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ASC’s Live@5 gets crowd rocking

by Richard Ledbetter Special to The Commercial | May 14, 2022 at 2:54 a.m.
Little Rock keyboard player and singer Tim Anthony entertained a crowd of about 50 patrons with a variety of tunes during Live@5 at the Arts and Science Center for Southeast Arkansas. (Special to The Commercial/Richard Ledbetter)

The Arts and Science Center for Southeast Arkansas reconvened its Live@5 concert on the back patio of the ART Space on Main, 623 S. Main St.

Entertainers for the recent spring outing were Tim Anthony on keyboards and vocals, accompanied by Gregory Shawn Nelson on drums, Alvis Diiab on percussion and Steve Barns sitting in on bass for a few numbers.

Diiab is a familiar face to record lovers around his hometown of Little Rock, where he worked for years with Anthony's father, who owned and operated Soul Brothers Record Shop.

"We're calling this the 'friends and family' tour," Anthony said with a smile while welcoming the crowd. "It's always good when we can bring friends along on our musical journey."

"Tonight, it's all about having fun. There is so much going on in the world these days that sometimes we just need to toss all that aside, bend a few rules and just have a good time," he said.

Anthony complimented the host city of the concert.

"There is just something about this town being the gateway to the Delta region. Every time I come from Little Rock to Pine Bluff I'm immersed in all the history and traditions of the region that goes back to the very roots of so many musical genres. It's always an exciting adventure for me," Anthony said.

Anthony's vocals range from cool and clear to raspy and soulful, lending his versatility and unique flavor to such numbers as "My Girl," "Easy Like Sunday Morning" and a handful of Bob Marley covers.

Only a few numbers in, Anthony's flawless keyboard playing and positive personality, backed by the solid sounds of his tight-knit musicians had ASC patrons clapping their hands and up on their feet dancing around the outdoor art space.

Meanwhile, the musicians performing on the patio continued to deliver nonstop high-energy entertainment with complimentary snacks and refreshments provided by MK Distributors.

"We are all together here hanging out, enjoying this beautiful night," Anthony told the approximately 50 patrons at the venue. "Something I forgot to mention, if you want to sing along, we won't get mad and if there's something we haven't played you'd like to hear, just call it out."

The band played until 7 p.m., to the delight of everyone present.

While R&B, soul and rock music reverberated through the halls and across the outdoor lawn, guest artist in residence Aida Ayers conducted mini-tours of her tapestry work on display in the upstairs Loft Gallery.

As she guided individuals around the walls covered with her needlework, Ayers shared tidbits of her life story and inspirations leading to the colorful creations.

"These pieces are primarily portraits to pay homage to different women who have inspired me on my journey through life," Ayers said.

She shared how she got started with her unique medium of artistic expression.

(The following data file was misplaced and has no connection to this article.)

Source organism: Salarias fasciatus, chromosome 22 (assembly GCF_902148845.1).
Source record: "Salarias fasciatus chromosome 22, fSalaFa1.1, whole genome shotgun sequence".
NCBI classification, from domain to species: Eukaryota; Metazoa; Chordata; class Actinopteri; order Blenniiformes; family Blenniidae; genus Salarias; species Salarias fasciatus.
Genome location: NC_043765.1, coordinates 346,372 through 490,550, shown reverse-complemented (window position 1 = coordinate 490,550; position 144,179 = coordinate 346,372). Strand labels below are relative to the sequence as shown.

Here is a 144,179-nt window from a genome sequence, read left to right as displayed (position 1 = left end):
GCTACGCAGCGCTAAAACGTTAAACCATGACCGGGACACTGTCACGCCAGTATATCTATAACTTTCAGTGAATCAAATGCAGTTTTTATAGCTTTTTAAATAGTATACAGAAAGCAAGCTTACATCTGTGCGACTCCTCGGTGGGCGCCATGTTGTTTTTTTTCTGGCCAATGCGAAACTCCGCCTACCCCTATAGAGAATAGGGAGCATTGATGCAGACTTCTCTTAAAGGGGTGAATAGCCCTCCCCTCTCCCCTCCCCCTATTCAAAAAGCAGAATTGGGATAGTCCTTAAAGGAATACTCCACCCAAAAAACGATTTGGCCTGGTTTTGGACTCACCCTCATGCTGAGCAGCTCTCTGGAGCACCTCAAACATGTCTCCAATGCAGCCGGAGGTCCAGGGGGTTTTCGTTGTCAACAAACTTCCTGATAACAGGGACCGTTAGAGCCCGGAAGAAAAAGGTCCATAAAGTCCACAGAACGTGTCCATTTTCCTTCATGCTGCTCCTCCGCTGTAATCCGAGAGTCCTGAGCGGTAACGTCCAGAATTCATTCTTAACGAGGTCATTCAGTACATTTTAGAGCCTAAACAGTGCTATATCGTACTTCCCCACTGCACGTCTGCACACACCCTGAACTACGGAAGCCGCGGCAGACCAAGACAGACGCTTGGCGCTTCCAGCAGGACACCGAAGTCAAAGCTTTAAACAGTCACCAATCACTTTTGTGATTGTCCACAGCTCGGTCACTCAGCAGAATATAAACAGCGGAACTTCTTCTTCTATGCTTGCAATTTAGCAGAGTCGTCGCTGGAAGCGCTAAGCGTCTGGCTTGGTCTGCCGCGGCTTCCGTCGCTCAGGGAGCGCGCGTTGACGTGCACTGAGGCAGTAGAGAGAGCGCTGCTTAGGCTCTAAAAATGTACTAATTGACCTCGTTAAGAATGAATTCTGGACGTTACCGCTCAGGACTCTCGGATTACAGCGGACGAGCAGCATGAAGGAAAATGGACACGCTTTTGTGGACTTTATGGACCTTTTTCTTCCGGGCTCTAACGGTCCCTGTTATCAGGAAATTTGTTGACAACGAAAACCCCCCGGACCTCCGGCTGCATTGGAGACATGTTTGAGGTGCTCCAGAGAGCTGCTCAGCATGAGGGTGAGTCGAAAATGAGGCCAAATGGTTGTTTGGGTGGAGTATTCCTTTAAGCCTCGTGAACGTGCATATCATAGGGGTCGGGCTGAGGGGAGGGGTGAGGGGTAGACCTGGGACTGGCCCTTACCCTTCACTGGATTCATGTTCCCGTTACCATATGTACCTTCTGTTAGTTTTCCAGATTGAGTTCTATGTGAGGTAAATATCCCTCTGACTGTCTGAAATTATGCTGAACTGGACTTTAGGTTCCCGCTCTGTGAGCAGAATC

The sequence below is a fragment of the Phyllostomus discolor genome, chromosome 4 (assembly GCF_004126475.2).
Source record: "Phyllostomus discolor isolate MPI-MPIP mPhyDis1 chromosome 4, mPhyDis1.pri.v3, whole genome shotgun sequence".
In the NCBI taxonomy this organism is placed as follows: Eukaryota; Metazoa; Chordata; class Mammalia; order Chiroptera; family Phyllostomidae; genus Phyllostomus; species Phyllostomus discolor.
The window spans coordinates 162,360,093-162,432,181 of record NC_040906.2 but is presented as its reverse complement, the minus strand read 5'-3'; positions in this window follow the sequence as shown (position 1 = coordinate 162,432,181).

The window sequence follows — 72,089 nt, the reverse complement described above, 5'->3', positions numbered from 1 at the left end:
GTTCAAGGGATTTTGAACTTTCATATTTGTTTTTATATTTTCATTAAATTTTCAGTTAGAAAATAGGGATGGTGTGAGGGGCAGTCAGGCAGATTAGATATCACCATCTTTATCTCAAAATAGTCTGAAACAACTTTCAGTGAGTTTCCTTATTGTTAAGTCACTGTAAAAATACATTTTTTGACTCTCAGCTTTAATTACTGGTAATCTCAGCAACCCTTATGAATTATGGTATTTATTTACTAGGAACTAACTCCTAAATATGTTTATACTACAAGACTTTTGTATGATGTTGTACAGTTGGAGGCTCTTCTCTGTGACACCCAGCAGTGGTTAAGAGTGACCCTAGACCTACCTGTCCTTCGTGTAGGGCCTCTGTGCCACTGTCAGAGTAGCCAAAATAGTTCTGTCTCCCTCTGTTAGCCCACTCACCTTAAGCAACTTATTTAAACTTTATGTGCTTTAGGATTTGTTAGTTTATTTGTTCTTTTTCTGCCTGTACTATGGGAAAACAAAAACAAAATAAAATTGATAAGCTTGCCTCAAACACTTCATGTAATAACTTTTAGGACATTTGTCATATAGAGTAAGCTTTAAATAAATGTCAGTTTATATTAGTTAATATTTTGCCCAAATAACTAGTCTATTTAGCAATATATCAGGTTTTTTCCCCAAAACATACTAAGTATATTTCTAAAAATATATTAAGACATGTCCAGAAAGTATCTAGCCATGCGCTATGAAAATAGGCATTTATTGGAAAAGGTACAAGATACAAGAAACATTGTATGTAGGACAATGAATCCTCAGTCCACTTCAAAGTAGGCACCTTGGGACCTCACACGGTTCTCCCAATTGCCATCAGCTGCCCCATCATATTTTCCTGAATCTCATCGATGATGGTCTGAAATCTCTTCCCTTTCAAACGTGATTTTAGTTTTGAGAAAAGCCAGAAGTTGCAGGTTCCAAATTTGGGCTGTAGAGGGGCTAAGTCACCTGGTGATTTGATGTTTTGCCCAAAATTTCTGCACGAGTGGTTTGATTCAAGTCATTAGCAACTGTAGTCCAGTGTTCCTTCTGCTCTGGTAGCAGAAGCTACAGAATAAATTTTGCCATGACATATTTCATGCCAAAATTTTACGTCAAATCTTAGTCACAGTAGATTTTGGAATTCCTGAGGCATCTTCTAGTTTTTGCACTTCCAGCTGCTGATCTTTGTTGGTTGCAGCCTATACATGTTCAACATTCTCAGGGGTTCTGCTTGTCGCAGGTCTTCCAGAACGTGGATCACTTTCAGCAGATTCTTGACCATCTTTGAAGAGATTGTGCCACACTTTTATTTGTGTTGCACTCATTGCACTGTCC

"My grandma on my mother's side was from Mexico, so she taught me traditional Hispanic hand stitching beginning when I was age six. Later in school, I got introduced to the sewing machine in home economics classes. Much of the fabric you see in this art I either dyed or made myself. Other pieces are cloth I brought back from my time living on Zanzibar Island in Africa or from when I lived in India. Every piece on display here is hand stitched and has its own origin story," Ayers said.

Ayers lived in Zanzibar for 20 years, as well as spending considerable time in India teaching art and empowerment classes to local women she became close to through shared experiences. These same women are present in several of her tapestry portraits currently on display with ASC.

"Somehow it seems, my students have always been drawn to me because I had something to offer they were in need of," she said.

Ayers grew up in Albuquerque, N.M. She now resides in El Paso, Texas, where she has lived for the past four years.

During her sojourn in Pine Bluff, she also worked with fellow artists Elly Bates and Brie Boyce instructing art students from several local schools to compile photos of important local folks and convert those into a group of collage quilts now on display in the loft. The quilts and tapestries will remain on view through July 1.

  photo  Approximately 50 patrons turned out to support the Live@5 concert, a program of the Arts and Science Center of Southeast Arkansas. (Special to The Commercial/Richard Ledbetter)
  photo  Arts and Science Center for Southeast Arkansas' guest artist Aida Ayers shared the story of two African women she became close friends with during her 20-year residency on Zanzibar Island. (Special to The Commercial/Richard Ledbetter)
  photo  Under direction of guest artists Aida Ayers, Elly Bates, and Brie Boyce, local art students compiled photos of important Pine Bluff figures for collage quilts at the Arts and Science Center for Southeast Arkansas. The quilts are on display through July 1. (Special to The Commercial/Richard Ledbetter)

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